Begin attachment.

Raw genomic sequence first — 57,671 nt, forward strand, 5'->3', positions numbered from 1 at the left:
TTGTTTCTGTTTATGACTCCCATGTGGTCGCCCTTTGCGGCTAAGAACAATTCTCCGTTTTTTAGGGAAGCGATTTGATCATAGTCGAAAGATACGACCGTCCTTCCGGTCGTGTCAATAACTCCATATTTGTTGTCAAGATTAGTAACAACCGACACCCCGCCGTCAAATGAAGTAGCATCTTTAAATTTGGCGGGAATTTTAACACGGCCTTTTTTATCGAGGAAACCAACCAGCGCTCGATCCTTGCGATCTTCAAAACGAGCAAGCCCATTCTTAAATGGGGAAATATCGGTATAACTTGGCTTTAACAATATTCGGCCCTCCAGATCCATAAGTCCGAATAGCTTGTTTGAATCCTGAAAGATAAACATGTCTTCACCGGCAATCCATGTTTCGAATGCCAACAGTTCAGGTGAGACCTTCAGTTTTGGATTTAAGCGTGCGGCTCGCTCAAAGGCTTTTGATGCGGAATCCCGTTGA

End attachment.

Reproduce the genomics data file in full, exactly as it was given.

Raw genomic sequence first — 57,671 nt, forward strand, 5'->3', positions numbered from 1 at the left:
TTGTTTCTGTTTATGACTCCCATGTGGTCGCCCTTTGCGGCTAAGAACAATTCTCCGTTTTTTAGGGAAGCGATTTGATCATAGTCGAAAGATACGACCGTCCTTCCGGTCGTGTCAATAACTCCATATTTGTTGTCAAGATTAGTAACAACCGACACCCCGCCGTCAAATGAAGTAGCATCTTTAAATTTGGCGGGAATTTTAACACGGCCTTTTTTATCGAGGAAACCAACCAGCGCTCGATCCTTGCGATCTTCAAAACGAGCAAGCCCATTCTTAAATGGGGAAATATCGGTATAACTTGGCTTTAACAATATTCGGCCCTCCAGATCCATAAGTCCGAATAGCTTGTTTGAATCCTGAAAGATAAACATGTCTTCACCGGCAATCCATGTTTCGAATGCCAACAGTTCAGGTGAGACCTTCAGTTTTGGATTTAAGCGTGCGGCTCGCTCAAAGGCTTTTGATGCGGAATCCCGTTGA